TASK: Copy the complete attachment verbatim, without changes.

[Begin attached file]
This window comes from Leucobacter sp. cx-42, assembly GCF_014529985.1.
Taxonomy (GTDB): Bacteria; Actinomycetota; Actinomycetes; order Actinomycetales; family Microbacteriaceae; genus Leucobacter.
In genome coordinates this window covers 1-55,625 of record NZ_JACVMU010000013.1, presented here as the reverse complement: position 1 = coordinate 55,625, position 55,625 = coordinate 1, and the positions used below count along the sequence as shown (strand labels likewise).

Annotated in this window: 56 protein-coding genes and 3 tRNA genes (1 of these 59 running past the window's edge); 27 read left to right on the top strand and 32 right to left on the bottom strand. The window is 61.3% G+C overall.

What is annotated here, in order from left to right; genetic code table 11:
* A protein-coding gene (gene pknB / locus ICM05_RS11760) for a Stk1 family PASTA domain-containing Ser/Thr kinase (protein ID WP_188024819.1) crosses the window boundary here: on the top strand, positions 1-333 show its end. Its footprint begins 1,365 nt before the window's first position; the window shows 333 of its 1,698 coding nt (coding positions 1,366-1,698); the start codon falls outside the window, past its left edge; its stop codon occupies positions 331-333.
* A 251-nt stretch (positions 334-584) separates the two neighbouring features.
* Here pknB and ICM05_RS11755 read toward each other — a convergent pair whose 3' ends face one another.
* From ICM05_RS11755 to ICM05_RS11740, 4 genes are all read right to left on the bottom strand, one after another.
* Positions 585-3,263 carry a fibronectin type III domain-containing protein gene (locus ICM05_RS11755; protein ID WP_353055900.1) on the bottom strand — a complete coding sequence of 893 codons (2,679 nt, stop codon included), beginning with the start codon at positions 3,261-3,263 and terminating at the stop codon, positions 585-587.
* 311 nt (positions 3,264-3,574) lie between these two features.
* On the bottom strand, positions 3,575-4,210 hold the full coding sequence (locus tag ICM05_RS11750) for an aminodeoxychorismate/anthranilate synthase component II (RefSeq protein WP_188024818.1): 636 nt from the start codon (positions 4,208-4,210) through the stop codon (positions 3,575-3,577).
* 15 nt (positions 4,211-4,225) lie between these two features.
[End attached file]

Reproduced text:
This window comes from Leucobacter sp. cx-42, assembly GCF_014529985.1.
Taxonomy (GTDB): Bacteria; Actinomycetota; Actinomycetes; order Actinomycetales; family Microbacteriaceae; genus Leucobacter.
In genome coordinates this window covers 1-55,625 of record NZ_JACVMU010000013.1, presented here as the reverse complement: position 1 = coordinate 55,625, position 55,625 = coordinate 1, and the positions used below count along the sequence as shown (strand labels likewise).

Annotated in this window: 56 protein-coding genes and 3 tRNA genes (1 of these 59 running past the window's edge); 27 read left to right on the top strand and 32 right to left on the bottom strand. The window is 61.3% G+C overall.

What is annotated here, in order from left to right; genetic code table 11:
* A protein-coding gene (gene pknB / locus ICM05_RS11760) for a Stk1 family PASTA domain-containing Ser/Thr kinase (protein ID WP_188024819.1) crosses the window boundary here: on the top strand, positions 1-333 show its end. Its footprint begins 1,365 nt before the window's first position; the window shows 333 of its 1,698 coding nt (coding positions 1,366-1,698); the start codon falls outside the window, past its left edge; its stop codon occupies positions 331-333.
* A 251-nt stretch (positions 334-584) separates the two neighbouring features.
* Here pknB and ICM05_RS11755 read toward each other — a convergent pair whose 3' ends face one another.
* From ICM05_RS11755 to ICM05_RS11740, 4 genes are all read right to left on the bottom strand, one after another.
* Positions 585-3,263 carry a fibronectin type III domain-containing protein gene (locus ICM05_RS11755; protein ID WP_353055900.1) on the bottom strand — a complete coding sequence of 893 codons (2,679 nt, stop codon included), beginning with the start codon at positions 3,261-3,263 and terminating at the stop codon, positions 585-587.
* 311 nt (positions 3,264-3,574) lie between these two features.
* On the bottom strand, positions 3,575-4,210 hold the full coding sequence (locus tag ICM05_RS11750) for an aminodeoxychorismate/anthranilate synthase component II (RefSeq protein WP_188024818.1): 636 nt from the start codon (positions 4,208-4,210) through the stop codon (positions 3,575-3,577).
* 15 nt (positions 4,211-4,225) lie between these two features.